Missing movies!

empty-cinema-and-white-screen

This has not been a great week. I feel rather like Walter on the receiving end from Steve Jobs (2015).

First I looked in the Picture House PH magazine. On December 8th their screening was to be All About Them / À trois on y va (2015) in their Discover Tuesdays slot. Then I checked the individual brochure for Picture House at the National Media Museum and found ‘Discover Tuesdays takes a break’. This film got a warm reception at the Leeds International Film Festival and is an enjoyable French comedy: French films do well in the art film market in the UK?

Worst was to follow.

I am waiting to see Hard to be a God / Trudno byt bogom (2013) which was voted joint number 14 in the annual Sight & Sound Poll. It was screened at the Sheffield Showroom in late August. I thought I could catch it in Leeds later. As a famous Julia Robert’s characterisation opined, ‘Big Mistake!’ To date there is not one exhibitor in West Yorkshire with the film listed for a screening. It is in PH for December 22nd, but again the local brochure has ‘Discover Tuesdays takes a break’. Are the cinemas all hired out by Kit-Kat?

The film is screening at the PH City Screen in York. However, it only starts after 8 p.m., and this is a three hour film. Problematic for train or bus, and even for car as the city Park and Ride closes down at 10 p.m.

Finally we have the re-issue of Doctor Zhivago (1965), admittedly on DCP. However when I checked with BFI Information [who responded promptly), they advised ‘It’s 4K as long as it’s in a cinema that has a 4K projector, otherwise it will be 2K’. So PH at the National Media Museum have 4K projection in Pictureville and 2K Projection in Cubby Broccoli. The single screening of this release is in Cubby! Added to this the screen in Cubby is about half the size of the one in Pictureville and Zhivago is definitely a large screen film.

Apparently all this is due to ‘live transmissions’ being accommodated in the programme. Roy has written at length about the problems this is causing. I tend to think that this sort of programming is here to stay, it is an important economic stream for exhibitors. But does it need to have such a disastrous impact on film programming?

PH has this Discover Tuesday and tend to place ‘art films’ in this slot. And they have Vintage Cinema on Sundays. Whilst some of their cinemas do have additional screening, for example City Screen in York, the tendency is for single screenings. Something  similar happens at the Hyde Park Picture House, whose booking is done by PH: but the HPPH is more flexible. I have seen vintage films on Thursday and Saturdays there. This assumption that the whole audience can be accommodated at one screening is clearly ludicrous.

Meanwhile inexorable films like Steve Jobs, bland films like Brooklyn (2015), or accomplished films like Carol (2015), occupy screens for a whole week or longer. Roy refers to the 700 or so films that manage a UK release: there are many other which do not pass this hurdle. When these cinemas programmed on a repertory basis there were opportunities to see such films over several screenings and the variety of films was superior.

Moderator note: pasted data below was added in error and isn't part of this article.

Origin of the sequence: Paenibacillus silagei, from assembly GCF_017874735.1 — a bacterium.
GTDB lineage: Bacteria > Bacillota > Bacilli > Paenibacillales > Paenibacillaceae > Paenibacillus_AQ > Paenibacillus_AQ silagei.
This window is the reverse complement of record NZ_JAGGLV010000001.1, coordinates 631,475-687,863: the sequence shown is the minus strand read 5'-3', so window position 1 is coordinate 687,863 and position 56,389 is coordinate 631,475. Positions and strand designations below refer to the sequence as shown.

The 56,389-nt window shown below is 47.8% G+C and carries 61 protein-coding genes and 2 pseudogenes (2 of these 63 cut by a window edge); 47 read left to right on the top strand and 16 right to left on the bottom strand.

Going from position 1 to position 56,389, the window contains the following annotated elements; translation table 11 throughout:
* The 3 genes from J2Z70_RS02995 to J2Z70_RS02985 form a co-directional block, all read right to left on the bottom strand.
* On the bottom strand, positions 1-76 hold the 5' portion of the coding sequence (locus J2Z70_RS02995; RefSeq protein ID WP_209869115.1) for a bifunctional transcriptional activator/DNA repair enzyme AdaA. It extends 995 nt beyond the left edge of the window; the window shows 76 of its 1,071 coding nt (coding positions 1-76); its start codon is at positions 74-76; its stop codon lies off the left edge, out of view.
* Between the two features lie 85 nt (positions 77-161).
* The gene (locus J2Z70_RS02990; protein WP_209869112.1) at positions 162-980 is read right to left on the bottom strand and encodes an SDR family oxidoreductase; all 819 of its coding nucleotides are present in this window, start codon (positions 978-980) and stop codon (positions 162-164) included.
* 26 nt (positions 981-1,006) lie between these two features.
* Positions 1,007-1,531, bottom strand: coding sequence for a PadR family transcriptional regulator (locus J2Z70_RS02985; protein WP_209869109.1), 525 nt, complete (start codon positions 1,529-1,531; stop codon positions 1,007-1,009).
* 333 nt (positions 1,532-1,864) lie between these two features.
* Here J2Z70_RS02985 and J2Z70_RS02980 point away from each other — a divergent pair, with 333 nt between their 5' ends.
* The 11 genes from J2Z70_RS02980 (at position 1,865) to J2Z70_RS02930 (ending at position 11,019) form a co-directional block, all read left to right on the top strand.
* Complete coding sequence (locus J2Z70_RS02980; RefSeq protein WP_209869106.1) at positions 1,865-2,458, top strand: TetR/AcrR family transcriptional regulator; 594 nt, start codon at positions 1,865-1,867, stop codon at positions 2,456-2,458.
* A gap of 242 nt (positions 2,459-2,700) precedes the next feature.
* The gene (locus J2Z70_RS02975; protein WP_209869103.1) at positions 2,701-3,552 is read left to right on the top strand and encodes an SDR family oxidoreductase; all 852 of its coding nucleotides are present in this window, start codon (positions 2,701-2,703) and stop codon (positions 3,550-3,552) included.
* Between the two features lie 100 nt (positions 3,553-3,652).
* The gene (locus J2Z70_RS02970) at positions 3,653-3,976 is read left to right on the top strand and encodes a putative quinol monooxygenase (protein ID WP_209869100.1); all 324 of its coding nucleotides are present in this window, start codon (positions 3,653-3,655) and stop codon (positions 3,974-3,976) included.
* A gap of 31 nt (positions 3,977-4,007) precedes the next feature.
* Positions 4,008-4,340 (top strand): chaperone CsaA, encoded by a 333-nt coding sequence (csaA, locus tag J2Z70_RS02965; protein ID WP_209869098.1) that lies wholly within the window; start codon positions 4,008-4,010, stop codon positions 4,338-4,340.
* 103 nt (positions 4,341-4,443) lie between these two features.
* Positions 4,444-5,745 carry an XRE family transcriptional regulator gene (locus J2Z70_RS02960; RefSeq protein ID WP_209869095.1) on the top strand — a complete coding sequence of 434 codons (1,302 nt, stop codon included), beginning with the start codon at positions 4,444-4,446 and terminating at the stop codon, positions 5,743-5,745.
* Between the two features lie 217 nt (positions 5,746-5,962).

Part of the problem is that many film fans are content to see films at home on DVD or Blu-Ray. When I looked up Hard to be a God on the Internet I found a bevy of adverts/reviews for Blu-Ray. I rather hope that readers of this blog are convinced that cinematic viewings are superior. However, if you go along to the Everyman chain that will be debatable. And whilst the Vue chain is more like a cinema their irritating custom of leaving houselights partly on does not help. I know there will be disagreements, but DCP is in effect a high quality video projection: hence cinemas often get away with running DVDs and Blu-Rays rather than theatrical DCPs. Moreover I have yet to find a source that consistently provides the information as to whether a release is in 2K or 4K DCP. If enough film buffs actually made their views known to the distributors and exhibitors we might stem the tide to a degree.

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One comment

  1. john hall

    Yet another well-justified complaint about the paucity of choice on the big screen nowadays. The Discover Tuesdays screenings I attended at the NMM were well-represented by film lovers of all ages but seem to be in the process of being wrapped up now. Similarly, the Odeon a few years back had something it called a Director’s Night (?) on Tuesday mainly for showing non-mainstream films which was quietly dropped and there is literally no opportunity to sneak anything in there nowadays not designed to be popular with the masses, although ‘Victor Frankenstein’ may break the mold here. I have shares in Cineworld which are doing very well, thanks, so that company and its uncompeting subsidiary Picturehouse must be, in some sense, giving the public what they want. It is not what I want though and the untimely demise of repertory cinema is something that affects us all on this forum. What can we do though, boycott Picturehouse ? I am a frequent visitor to London and the Curzon chain is similarly in decline. Only the ICA and the dear old BFI seem to forge their own path.

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